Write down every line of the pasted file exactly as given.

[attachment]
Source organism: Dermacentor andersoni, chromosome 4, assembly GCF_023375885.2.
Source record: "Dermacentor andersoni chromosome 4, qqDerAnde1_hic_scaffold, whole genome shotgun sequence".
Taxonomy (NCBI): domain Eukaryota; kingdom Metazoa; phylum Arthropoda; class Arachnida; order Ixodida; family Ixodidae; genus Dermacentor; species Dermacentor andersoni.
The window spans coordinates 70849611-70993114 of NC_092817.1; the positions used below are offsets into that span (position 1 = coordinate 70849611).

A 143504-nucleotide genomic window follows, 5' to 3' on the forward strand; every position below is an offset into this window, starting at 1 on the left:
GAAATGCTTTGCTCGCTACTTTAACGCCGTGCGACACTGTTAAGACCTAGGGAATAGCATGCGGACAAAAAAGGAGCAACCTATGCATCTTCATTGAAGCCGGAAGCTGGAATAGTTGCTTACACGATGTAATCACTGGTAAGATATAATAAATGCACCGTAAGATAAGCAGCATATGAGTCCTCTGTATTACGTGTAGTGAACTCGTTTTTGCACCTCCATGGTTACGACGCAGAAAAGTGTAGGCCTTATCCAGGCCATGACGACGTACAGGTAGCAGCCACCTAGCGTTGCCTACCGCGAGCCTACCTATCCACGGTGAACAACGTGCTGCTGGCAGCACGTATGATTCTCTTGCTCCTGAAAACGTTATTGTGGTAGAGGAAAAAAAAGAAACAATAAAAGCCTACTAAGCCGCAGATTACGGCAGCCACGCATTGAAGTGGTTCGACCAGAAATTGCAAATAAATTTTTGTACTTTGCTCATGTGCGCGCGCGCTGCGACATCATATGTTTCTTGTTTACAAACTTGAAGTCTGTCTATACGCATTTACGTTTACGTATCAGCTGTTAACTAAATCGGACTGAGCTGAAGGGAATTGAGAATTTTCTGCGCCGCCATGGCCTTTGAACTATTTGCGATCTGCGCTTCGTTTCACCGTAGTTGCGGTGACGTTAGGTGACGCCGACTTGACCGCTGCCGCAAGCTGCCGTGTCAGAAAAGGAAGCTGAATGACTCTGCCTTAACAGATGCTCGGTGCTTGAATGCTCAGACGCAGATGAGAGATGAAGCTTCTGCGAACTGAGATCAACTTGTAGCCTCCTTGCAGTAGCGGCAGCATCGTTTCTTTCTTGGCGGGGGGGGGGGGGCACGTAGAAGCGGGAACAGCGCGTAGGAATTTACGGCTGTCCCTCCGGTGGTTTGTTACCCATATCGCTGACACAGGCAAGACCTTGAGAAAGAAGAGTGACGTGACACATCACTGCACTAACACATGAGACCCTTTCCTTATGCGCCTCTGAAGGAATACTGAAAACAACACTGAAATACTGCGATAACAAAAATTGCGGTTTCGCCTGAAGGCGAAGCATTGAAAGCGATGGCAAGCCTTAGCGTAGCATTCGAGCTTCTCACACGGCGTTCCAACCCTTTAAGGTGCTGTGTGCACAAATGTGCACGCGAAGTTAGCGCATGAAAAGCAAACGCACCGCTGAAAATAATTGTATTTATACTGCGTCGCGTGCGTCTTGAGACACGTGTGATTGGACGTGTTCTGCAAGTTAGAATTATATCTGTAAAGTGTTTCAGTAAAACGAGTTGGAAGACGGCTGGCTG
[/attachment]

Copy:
Source organism: Dermacentor andersoni, chromosome 4, assembly GCF_023375885.2.
Source record: "Dermacentor andersoni chromosome 4, qqDerAnde1_hic_scaffold, whole genome shotgun sequence".
Taxonomy (NCBI): domain Eukaryota; kingdom Metazoa; phylum Arthropoda; class Arachnida; order Ixodida; family Ixodidae; genus Dermacentor; species Dermacentor andersoni.
The window spans coordinates 70849611-70993114 of NC_092817.1; the positions used below are offsets into that span (position 1 = coordinate 70849611).

A 143504-nucleotide genomic window follows, 5' to 3' on the forward strand; every position below is an offset into this window, starting at 1 on the left:
GAAATGCTTTGCTCGCTACTTTAACGCCGTGCGACACTGTTAAGACCTAGGGAATAGCATGCGGACAAAAAAGGAGCAACCTATGCATCTTCATTGAAGCCGGAAGCTGGAATAGTTGCTTACACGATGTAATCACTGGTAAGATATAATAAATGCACCGTAAGATAAGCAGCATATGAGTCCTCTGTATTACGTGTAGTGAACTCGTTTTTGCACCTCCATGGTTACGACGCAGAAAAGTGTAGGCCTTATCCAGGCCATGACGACGTACAGGTAGCAGCCACCTAGCGTTGCCTACCGCGAGCCTACCTATCCACGGTGAACAACGTGCTGCTGGCAGCACGTATGATTCTCTTGCTCCTGAAAACGTTATTGTGGTAGAGGAAAAAAAAGAAACAATAAAAGCCTACTAAGCCGCAGATTACGGCAGCCACGCATTGAAGTGGTTCGACCAGAAATTGCAAATAAATTTTTGTACTTTGCTCATGTGCGCGCGCGCTGCGACATCATATGTTTCTTGTTTACAAACTTGAAGTCTGTCTATACGCATTTACGTTTACGTATCAGCTGTTAACTAAATCGGACTGAGCTGAAGGGAATTGAGAATTTTCTGCGCCGCCATGGCCTTTGAACTATTTGCGATCTGCGCTTCGTTTCACCGTAGTTGCGGTGACGTTAGGTGACGCCGACTTGACCGCTGCCGCAAGCTGCCGTGTCAGAAAAGGAAGCTGAATGACTCTGCCTTAACAGATGCTCGGTGCTTGAATGCTCAGACGCAGATGAGAGATGAAGCTTCTGCGAACTGAGATCAACTTGTAGCCTCCTTGCAGTAGCGGCAGCATCGTTTCTTTCTTGGCGGGGGGGGGGGGGCACGTAGAAGCGGGAACAGCGCGTAGGAATTTACGGCTGTCCCTCCGGTGGTTTGTTACCCATATCGCTGACACAGGCAAGACCTTGAGAAAGAAGAGTGACGTGACACATCACTGCACTAACACATGAGACCCTTTCCTTATGCGCCTCTGAAGGAATACTGAAAACAACACTGAAATACTGCGATAACAAAAATTGCGGTTTCGCCTGAAGGCGAAGCATTGAAAGCGATGGCAAGCCTTAGCGTAGCATTCGAGCTTCTCACACGGCGTTCCAACCCTTTAAGGTGCTGTGTGCACAAATGTGCACGCGAAGTTAGCGCATGAAAAGCAAACGCACCGCTGAAAATAATTGTATTTATACTGCGTCGCGTGCGTCTTGAGACACGTGTGATTGGACGTGTTCTGCAAGTTAGAATTATATCTGTAAAGTGTTTCAGTAAAACGAGTTGGAAGACGGCTGGCTG